Reframing Swedish and Finnish NATO Accession as a Question of Sovereignty

Stylized illustration of sweden and finland participating in nato exercises. image credit: yle (finnish public broadcaster).

Stylized illustration of sweden and finland participating in nato exercises. image credit: yle (finnish public broadcaster).

In the run-up to the 2018 Finnish presidential elections on January 28, at least one candidate, Nils Torvalds of the confusingly-named Swedish People’s Party, has strongly endorsed Finnish NATO membership. Further, while opposition to NATO accession is usually a prerequisite for election, current President and clear frontrunner Sauli Niinistö has yet to voice a clear stance on the issue, although opposition to NATO accession is usually a prerequisite for election. A poll from November 2017 indicated that fifty-nine percent of Finns oppose joining NATO.

However, Niinistö’s party, the National Coalition Party, is pro-NATO, and another poll suggests that the Finnish people would be more open to joining if their political leaders recommended it. In Sweden, there also has been a recent spike in interest with respect to NATO accession.

For Sweden and Finland, the question of NATO accession is one that will persist for at least as long as tensions between Russia and the West endure as a part of what some are calling the “Cold War 2.0.” Regardless, Sweden and Finland should not make decisions on the future of their military alliances and other cooperative security measures based solely on fears of Russian reprisal. To do so would be to deny their own sovereignty and reward Russia’s disregard for the external and internal sovereignty of other countries.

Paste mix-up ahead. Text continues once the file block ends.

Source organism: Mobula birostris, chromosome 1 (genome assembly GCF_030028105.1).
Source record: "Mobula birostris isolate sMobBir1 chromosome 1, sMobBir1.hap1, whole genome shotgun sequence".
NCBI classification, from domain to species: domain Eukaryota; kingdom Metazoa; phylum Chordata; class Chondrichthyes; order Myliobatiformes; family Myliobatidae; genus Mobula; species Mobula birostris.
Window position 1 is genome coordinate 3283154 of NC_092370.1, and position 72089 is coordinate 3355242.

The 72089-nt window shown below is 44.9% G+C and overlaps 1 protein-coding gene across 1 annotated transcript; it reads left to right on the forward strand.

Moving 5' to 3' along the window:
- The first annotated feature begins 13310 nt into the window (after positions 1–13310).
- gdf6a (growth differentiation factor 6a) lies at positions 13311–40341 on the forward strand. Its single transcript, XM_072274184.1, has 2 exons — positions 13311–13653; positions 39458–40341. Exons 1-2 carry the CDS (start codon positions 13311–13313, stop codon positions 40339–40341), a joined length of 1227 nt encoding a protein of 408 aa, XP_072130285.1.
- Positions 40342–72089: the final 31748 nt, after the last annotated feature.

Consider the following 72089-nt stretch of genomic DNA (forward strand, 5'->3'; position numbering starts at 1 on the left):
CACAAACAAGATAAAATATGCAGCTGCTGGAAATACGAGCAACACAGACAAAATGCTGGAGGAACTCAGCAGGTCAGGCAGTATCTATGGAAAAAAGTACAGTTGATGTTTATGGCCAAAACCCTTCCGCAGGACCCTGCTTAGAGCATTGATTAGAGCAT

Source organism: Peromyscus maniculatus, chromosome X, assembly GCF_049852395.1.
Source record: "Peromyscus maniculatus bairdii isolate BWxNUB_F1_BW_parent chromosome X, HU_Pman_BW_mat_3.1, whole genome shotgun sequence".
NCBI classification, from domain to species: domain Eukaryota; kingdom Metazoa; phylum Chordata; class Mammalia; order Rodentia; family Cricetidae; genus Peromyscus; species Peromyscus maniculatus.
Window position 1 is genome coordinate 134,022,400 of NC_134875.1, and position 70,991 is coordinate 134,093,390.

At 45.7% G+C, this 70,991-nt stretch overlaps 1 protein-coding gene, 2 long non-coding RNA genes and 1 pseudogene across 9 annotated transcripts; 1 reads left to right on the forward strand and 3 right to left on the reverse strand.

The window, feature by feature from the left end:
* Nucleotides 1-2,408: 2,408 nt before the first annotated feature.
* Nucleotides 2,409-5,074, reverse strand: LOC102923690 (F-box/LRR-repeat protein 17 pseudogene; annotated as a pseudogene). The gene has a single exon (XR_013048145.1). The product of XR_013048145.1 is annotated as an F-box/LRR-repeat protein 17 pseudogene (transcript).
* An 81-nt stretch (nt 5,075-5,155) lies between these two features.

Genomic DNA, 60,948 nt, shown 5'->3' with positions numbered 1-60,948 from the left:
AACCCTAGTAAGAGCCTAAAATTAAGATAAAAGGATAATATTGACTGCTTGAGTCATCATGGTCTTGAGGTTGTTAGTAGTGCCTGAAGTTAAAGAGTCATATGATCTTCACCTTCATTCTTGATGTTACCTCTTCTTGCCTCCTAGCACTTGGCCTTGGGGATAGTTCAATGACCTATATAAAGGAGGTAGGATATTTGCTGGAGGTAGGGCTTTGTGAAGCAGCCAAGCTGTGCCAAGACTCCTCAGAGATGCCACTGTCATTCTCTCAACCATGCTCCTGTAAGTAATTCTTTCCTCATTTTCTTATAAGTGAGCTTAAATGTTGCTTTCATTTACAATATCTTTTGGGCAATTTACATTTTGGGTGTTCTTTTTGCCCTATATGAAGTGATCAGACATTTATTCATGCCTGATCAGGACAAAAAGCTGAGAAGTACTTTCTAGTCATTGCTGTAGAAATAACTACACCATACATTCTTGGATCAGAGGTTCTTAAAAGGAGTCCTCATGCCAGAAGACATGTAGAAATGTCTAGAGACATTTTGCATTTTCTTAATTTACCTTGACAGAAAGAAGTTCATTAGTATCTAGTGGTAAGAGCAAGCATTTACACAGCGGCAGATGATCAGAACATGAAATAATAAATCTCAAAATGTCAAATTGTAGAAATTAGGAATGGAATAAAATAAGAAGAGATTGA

Appeasement merely whets the appetite of regimes like Vladimir Putin’s that derive their legitimacy from militant nationalism. A demonstration of resolve on each state’s part will provide an example for other countries facing political, military, and economic pressures from Russia and, at a minimum, not encourage Russian behavior that has been so fruitful in recent years.

Is it any wonder that Finland and Sweden and are seriously considering NATO membership with Russia’s reemerging penchant for asserting its political, military, and economic influence over neighboring states, including the 2008 war with Georgia, its ongoing intervention in Ukraine, and, most recently, a large military exercise conducted in Belarus in September?

During the Cold War, both Sweden and Finland pursued a policy of neutrality, attempting to maintain positive relations with the U.S., Western Europe, and the Soviet Union. Because it shares such a long, indefensible border with Russia, Finland was, and still is, under added pressure to pursue a brand of foreign policy that is inoffensive to Moscow. However, once the Soviet Union collapsed, the two Scandinavian countries sought greater political and economic ties with Western Europe, which culminated in their joining EU in the mid-1990s.

In 2009, Sweden dropped its policy of neutrality after entering into mutual self-defense treaties with the EU and agreeing to lead the Nordic Battle Group—of which Finland is also a participant. Last September, it held a military exercise that included 19,000 Swedish troops and soldiers from Finland and NATO member states such as the United States, France, and the Baltic states. Finland is planning an exercise of similar scale for 2020. In 2014, Finland and Sweden agreed to assistance from NATO troops in emergency situations. Nonetheless, both states have stopped short of full NATO membership due to fears of Russian retaliation.